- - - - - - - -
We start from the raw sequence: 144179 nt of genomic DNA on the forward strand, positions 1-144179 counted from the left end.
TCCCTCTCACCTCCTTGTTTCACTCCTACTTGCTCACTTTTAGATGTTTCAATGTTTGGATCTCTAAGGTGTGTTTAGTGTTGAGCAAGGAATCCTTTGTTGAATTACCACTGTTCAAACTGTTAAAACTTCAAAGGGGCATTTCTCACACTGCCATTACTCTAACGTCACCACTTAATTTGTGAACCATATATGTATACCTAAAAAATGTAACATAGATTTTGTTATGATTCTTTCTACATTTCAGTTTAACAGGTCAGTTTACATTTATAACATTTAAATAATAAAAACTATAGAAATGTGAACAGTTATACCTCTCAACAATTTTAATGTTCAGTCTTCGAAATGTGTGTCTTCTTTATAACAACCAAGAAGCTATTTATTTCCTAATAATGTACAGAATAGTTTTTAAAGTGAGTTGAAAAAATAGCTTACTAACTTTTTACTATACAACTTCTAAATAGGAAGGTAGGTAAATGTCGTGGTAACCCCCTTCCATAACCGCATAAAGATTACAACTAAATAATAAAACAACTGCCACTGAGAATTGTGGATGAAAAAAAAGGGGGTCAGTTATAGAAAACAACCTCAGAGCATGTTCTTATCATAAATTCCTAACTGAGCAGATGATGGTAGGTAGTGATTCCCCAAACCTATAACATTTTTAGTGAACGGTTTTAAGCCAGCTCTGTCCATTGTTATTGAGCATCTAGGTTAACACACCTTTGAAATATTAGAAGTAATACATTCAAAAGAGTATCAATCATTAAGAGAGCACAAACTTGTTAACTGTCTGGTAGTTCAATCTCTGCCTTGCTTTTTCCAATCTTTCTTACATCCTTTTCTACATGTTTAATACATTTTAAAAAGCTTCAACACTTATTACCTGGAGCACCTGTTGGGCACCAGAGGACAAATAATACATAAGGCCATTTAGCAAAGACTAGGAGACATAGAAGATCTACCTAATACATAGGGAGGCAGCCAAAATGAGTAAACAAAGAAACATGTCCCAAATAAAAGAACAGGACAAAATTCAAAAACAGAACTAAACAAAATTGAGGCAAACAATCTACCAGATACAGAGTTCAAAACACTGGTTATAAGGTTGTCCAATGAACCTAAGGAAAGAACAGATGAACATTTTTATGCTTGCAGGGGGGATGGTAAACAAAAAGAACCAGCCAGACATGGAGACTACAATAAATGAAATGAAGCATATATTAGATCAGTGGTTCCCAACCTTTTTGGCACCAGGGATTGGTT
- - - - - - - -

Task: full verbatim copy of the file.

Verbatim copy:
We start from the raw sequence: 144179 nt of genomic DNA on the forward strand, positions 1-144179 counted from the left end.
TCCCTCTCACCTCCTTGTTTCACTCCTACTTGCTCACTTTTAGATGTTTCAATGTTTGGATCTCTAAGGTGTGTTTAGTGTTGAGCAAGGAATCCTTTGTTGAATTACCACTGTTCAAACTGTTAAAACTTCAAAGGGGCATTTCTCACACTGCCATTACTCTAACGTCACCACTTAATTTGTGAACCATATATGTATACCTAAAAAATGTAACATAGATTTTGTTATGATTCTTTCTACATTTCAGTTTAACAGGTCAGTTTACATTTATAACATTTAAATAATAAAAACTATAGAAATGTGAACAGTTATACCTCTCAACAATTTTAATGTTCAGTCTTCGAAATGTGTGTCTTCTTTATAACAACCAAGAAGCTATTTATTTCCTAATAATGTACAGAATAGTTTTTAAAGTGAGTTGAAAAAATAGCTTACTAACTTTTTACTATACAACTTCTAAATAGGAAGGTAGGTAAATGTCGTGGTAACCCCCTTCCATAACCGCATAAAGATTACAACTAAATAATAAAACAACTGCCACTGAGAATTGTGGATGAAAAAAAAGGGGGTCAGTTATAGAAAACAACCTCAGAGCATGTTCTTATCATAAATTCCTAACTGAGCAGATGATGGTAGGTAGTGATTCCCCAAACCTATAACATTTTTAGTGAACGGTTTTAAGCCAGCTCTGTCCATTGTTATTGAGCATCTAGGTTAACACACCTTTGAAATATTAGAAGTAATACATTCAAAAGAGTATCAATCATTAAGAGAGCACAAACTTGTTAACTGTCTGGTAGTTCAATCTCTGCCTTGCTTTTTCCAATCTTTCTTACATCCTTTTCTACATGTTTAATACATTTTAAAAAGCTTCAACACTTATTACCTGGAGCACCTGTTGGGCACCAGAGGACAAATAATACATAAGGCCATTTAGCAAAGACTAGGAGACATAGAAGATCTACCTAATACATAGGGAGGCAGCCAAAATGAGTAAACAAAGAAACATGTCCCAAATAAAAGAACAGGACAAAATTCAAAAACAGAACTAAACAAAATTGAGGCAAACAATCTACCAGATACAGAGTTCAAAACACTGGTTATAAGGTTGTCCAATGAACCTAAGGAAAGAACAGATGAACATTTTTATGCTTGCAGGGGGGATGGTAAACAAAAAGAACCAGCCAGACATGGAGACTACAATAAATGAAATGAAGCATATATTAGATCAGTGGTTCCCAACCTTTTTGGCACCAGGGATTGGTT